A divorce is painful, regardless of your specific circumstances. It's therefore particularly important to understand its effects on children.
If you're facing a divorce, you might be feeling all over the place right now. So, if you have kids, I want to help you as much as I can to understand how to make the process as painless as possible for them.
In making the decision to split as parents you really do need to consider how divorce can affect your children. Whilst adults may recover and move on to a new relationship, the effects of divorce on children can be more long term. (Do also look at: Children in the Middle) I'm hoping to help you get a better insight into what your children may feel and how they may react to your divorce (or separation if you are cohabiting).
Whatever your children's age - because even adult children are affected - the impact of a divorce can be one of the most life-changing and distressing things that will happen to a child. However, the impact does depend to some extent on how you and your partner handle it. You can minimise their distress, and I'm here to show you how.
First of all though - if you're at all unsure about ending your relationship or marriage, then please do have a look at my Stay or Walk Away relationship test. This can help you make the right decision - whatever that may be for you.
The effects of divorce on your children can vary hugely. So, here's what I hope you'll consider:
There's another important list of factors on the next page of this article to help you consider divorce and its effects on children.
It's imperative for you as a parent to consider how divorce affects your children. So, keeping your children's best interests in the forefront of you mind is likely to make the process more manageable for them. Ultimately seeing your children cope will make it that much easier for you too.
Your separation and divorce require you to constantly think: "divorce and the children". You shouldn't ever see it as just an issue for yourself.
However, you do need to take care of yourself. When you are coping reasonably well you're more likely to have the energy to make sure that you stay aware of the impact of your divorce and its effect on your children.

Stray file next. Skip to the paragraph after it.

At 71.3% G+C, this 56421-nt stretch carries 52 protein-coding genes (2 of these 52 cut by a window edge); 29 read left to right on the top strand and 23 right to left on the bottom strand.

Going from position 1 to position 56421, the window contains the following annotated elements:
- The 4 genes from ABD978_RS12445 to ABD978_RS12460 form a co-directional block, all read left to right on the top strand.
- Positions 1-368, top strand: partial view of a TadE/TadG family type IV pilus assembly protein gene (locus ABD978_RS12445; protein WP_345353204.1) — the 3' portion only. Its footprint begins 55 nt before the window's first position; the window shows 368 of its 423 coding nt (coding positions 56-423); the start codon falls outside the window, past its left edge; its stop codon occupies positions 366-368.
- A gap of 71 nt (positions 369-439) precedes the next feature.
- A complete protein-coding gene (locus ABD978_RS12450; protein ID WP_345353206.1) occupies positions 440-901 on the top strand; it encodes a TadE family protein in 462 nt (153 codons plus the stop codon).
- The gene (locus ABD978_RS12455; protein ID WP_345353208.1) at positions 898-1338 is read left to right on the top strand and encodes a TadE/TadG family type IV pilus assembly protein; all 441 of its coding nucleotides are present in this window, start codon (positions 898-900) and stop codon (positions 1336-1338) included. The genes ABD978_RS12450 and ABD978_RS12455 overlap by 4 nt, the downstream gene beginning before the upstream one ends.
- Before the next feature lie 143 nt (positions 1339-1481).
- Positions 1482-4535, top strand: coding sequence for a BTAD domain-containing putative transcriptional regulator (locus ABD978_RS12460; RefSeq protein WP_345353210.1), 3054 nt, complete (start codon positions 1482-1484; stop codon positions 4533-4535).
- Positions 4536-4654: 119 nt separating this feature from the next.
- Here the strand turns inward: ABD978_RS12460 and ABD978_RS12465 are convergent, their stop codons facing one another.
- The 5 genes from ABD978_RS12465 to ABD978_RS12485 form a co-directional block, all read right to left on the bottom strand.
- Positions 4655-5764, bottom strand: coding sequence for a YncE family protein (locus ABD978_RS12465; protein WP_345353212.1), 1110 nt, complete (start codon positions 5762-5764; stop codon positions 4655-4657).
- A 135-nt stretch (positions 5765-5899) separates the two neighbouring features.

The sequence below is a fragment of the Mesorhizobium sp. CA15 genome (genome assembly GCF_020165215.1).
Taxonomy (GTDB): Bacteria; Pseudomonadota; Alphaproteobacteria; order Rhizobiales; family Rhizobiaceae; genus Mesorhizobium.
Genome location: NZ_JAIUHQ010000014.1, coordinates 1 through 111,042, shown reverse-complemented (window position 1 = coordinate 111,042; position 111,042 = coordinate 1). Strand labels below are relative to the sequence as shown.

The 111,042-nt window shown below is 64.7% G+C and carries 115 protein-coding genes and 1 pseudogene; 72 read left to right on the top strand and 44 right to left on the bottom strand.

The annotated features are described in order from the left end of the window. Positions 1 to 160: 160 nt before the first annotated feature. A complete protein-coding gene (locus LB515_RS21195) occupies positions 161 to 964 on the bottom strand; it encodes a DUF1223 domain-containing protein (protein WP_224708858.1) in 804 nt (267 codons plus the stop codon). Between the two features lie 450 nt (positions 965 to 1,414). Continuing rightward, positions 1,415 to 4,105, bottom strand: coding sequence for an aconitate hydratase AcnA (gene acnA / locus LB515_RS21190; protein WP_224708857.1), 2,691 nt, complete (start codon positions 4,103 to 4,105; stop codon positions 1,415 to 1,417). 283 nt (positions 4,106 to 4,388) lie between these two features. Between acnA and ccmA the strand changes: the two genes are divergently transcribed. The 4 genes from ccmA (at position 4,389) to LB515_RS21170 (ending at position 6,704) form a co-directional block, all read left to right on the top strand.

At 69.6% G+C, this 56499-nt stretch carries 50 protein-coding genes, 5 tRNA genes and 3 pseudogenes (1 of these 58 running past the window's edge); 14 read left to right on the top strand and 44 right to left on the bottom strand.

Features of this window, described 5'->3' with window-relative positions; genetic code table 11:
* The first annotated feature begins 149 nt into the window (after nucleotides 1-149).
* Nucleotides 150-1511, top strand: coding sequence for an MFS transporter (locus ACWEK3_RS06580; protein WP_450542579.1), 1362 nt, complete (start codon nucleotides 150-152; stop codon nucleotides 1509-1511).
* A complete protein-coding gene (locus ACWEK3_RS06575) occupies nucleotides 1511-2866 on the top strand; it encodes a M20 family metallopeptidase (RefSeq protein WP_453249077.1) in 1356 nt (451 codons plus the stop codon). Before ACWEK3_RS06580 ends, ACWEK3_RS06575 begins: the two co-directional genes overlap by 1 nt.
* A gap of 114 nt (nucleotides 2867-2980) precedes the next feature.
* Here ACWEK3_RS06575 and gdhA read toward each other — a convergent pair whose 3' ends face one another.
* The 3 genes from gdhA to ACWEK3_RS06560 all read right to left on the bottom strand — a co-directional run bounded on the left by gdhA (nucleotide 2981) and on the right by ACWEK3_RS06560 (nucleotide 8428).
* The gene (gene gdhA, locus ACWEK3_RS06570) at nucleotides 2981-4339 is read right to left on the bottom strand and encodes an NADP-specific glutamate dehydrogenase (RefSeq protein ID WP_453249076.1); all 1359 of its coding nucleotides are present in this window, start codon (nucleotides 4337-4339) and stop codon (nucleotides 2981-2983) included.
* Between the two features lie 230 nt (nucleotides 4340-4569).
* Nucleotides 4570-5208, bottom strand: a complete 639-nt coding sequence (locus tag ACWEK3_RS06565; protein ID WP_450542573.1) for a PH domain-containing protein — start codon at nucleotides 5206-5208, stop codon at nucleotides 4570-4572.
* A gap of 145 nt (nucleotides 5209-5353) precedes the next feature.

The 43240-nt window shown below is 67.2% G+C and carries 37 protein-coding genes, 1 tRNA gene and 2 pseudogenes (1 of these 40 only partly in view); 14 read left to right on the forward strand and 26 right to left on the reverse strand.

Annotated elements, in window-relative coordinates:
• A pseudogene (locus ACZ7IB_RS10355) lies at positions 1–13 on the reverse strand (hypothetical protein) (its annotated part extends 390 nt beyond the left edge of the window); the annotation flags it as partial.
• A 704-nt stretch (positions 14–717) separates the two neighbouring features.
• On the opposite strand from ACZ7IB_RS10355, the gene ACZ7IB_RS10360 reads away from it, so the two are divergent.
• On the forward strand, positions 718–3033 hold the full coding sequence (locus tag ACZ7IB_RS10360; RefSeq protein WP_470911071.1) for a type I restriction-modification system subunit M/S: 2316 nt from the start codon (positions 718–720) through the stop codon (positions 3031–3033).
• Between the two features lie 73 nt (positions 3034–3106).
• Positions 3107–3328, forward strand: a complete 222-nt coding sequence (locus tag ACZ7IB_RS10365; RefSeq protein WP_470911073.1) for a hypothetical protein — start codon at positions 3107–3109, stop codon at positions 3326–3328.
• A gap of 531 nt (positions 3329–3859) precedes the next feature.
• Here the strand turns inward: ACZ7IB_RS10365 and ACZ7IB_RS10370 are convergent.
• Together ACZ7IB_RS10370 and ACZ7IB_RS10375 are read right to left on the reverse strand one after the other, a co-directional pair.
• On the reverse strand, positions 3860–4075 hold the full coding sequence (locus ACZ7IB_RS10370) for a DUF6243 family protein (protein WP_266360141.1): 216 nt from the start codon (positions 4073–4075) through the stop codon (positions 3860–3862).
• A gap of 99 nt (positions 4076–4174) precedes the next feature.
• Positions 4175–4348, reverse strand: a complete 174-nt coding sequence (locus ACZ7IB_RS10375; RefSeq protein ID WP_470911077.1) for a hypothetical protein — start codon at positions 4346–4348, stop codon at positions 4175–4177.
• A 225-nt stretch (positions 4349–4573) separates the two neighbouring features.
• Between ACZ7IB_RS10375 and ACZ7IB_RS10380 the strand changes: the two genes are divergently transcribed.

I know how tough that can be though, from my personal as well as professional experience.
]So, do feel free to speak to one of my counsellors right here if you need further help and support.
If there's still a chance that you can sort out your marital problems, then I'd love you to take action right now. Don't leave it to chance - fight for it.
You may already be aware that second marriages have a 75% chance of ending in divorce. So, it's worth investing a lot of energy into making sure that you've done all you possibly can to make the marriage work. Even if your partner is less inclined to put in the effort and you feel like you're doing all the work. Have a look at How to Save Your Marriage by Lee Baucom, PhD. Baucom has developed a blueprint for repairing relationships even if one of the partner's isn't interested in trying anymore.
If by any chance your partner has just left you and that's why you're on this page, then you need to take action now. To learn about a method that helps to give you the best possible chance of a reconciliation - click this link.
Hop over to Part 2 for my list of 12 key factors that play a role in divorce and children's reaction to the news that their parents are separating.